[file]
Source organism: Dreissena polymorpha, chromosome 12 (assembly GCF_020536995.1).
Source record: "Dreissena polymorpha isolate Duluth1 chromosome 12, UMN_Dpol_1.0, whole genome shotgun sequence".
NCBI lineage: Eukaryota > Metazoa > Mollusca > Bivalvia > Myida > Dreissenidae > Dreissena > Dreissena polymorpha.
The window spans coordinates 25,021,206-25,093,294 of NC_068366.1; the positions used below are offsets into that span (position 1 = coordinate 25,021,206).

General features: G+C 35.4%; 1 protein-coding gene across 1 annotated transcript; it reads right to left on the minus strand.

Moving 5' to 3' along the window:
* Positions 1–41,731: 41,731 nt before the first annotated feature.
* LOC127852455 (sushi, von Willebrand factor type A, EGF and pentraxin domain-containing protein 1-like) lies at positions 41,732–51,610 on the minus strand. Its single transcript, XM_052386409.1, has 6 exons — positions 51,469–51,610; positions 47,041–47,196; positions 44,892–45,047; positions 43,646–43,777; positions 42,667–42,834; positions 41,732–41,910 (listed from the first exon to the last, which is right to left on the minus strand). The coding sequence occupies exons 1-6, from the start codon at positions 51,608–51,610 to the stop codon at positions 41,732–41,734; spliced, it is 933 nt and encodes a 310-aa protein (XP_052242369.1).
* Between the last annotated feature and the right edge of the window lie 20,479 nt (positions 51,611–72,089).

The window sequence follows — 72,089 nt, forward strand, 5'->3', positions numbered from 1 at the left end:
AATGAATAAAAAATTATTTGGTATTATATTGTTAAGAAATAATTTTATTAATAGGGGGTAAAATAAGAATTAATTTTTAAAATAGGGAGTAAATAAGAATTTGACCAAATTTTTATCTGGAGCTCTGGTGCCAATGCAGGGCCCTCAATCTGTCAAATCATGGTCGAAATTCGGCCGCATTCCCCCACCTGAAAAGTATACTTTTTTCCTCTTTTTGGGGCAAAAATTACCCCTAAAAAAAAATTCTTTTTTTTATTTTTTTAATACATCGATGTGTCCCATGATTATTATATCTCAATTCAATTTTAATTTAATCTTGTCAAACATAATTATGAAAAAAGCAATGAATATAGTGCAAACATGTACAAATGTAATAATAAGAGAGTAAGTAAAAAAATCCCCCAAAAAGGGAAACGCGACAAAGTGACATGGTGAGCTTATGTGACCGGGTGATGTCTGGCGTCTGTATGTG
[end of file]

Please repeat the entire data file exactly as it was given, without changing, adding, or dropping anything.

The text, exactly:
Source organism: Dreissena polymorpha, chromosome 12 (assembly GCF_020536995.1).
Source record: "Dreissena polymorpha isolate Duluth1 chromosome 12, UMN_Dpol_1.0, whole genome shotgun sequence".
NCBI lineage: Eukaryota > Metazoa > Mollusca > Bivalvia > Myida > Dreissenidae > Dreissena > Dreissena polymorpha.
The window spans coordinates 25,021,206-25,093,294 of NC_068366.1; the positions used below are offsets into that span (position 1 = coordinate 25,021,206).

General features: G+C 35.4%; 1 protein-coding gene across 1 annotated transcript; it reads right to left on the minus strand.

Moving 5' to 3' along the window:
* Positions 1–41,731: 41,731 nt before the first annotated feature.
* LOC127852455 (sushi, von Willebrand factor type A, EGF and pentraxin domain-containing protein 1-like) lies at positions 41,732–51,610 on the minus strand. Its single transcript, XM_052386409.1, has 6 exons — positions 51,469–51,610; positions 47,041–47,196; positions 44,892–45,047; positions 43,646–43,777; positions 42,667–42,834; positions 41,732–41,910 (listed from the first exon to the last, which is right to left on the minus strand). The coding sequence occupies exons 1-6, from the start codon at positions 51,608–51,610 to the stop codon at positions 41,732–41,734; spliced, it is 933 nt and encodes a 310-aa protein (XP_052242369.1).
* Between the last annotated feature and the right edge of the window lie 20,479 nt (positions 51,611–72,089).

The window sequence follows — 72,089 nt, forward strand, 5'->3', positions numbered from 1 at the left end:
AATGAATAAAAAATTATTTGGTATTATATTGTTAAGAAATAATTTTATTAATAGGGGGTAAAATAAGAATTAATTTTTAAAATAGGGAGTAAATAAGAATTTGACCAAATTTTTATCTGGAGCTCTGGTGCCAATGCAGGGCCCTCAATCTGTCAAATCATGGTCGAAATTCGGCCGCATTCCCCCACCTGAAAAGTATACTTTTTTCCTCTTTTTGGGGCAAAAATTACCCCTAAAAAAAAATTCTTTTTTTTATTTTTTTAATACATCGATGTGTCCCATGATTATTATATCTCAATTCAATTTTAATTTAATCTTGTCAAACATAATTATGAAAAAAGCAATGAATATAGTGCAAACATGTACAAATGTAATAATAAGAGAGTAAGTAAAAAAATCCCCCAAAAAGGGAAACGCGACAAAGTGACATGGTGAGCTTATGTGACCGGGTGATGTCTGGCGTCTGTATGTG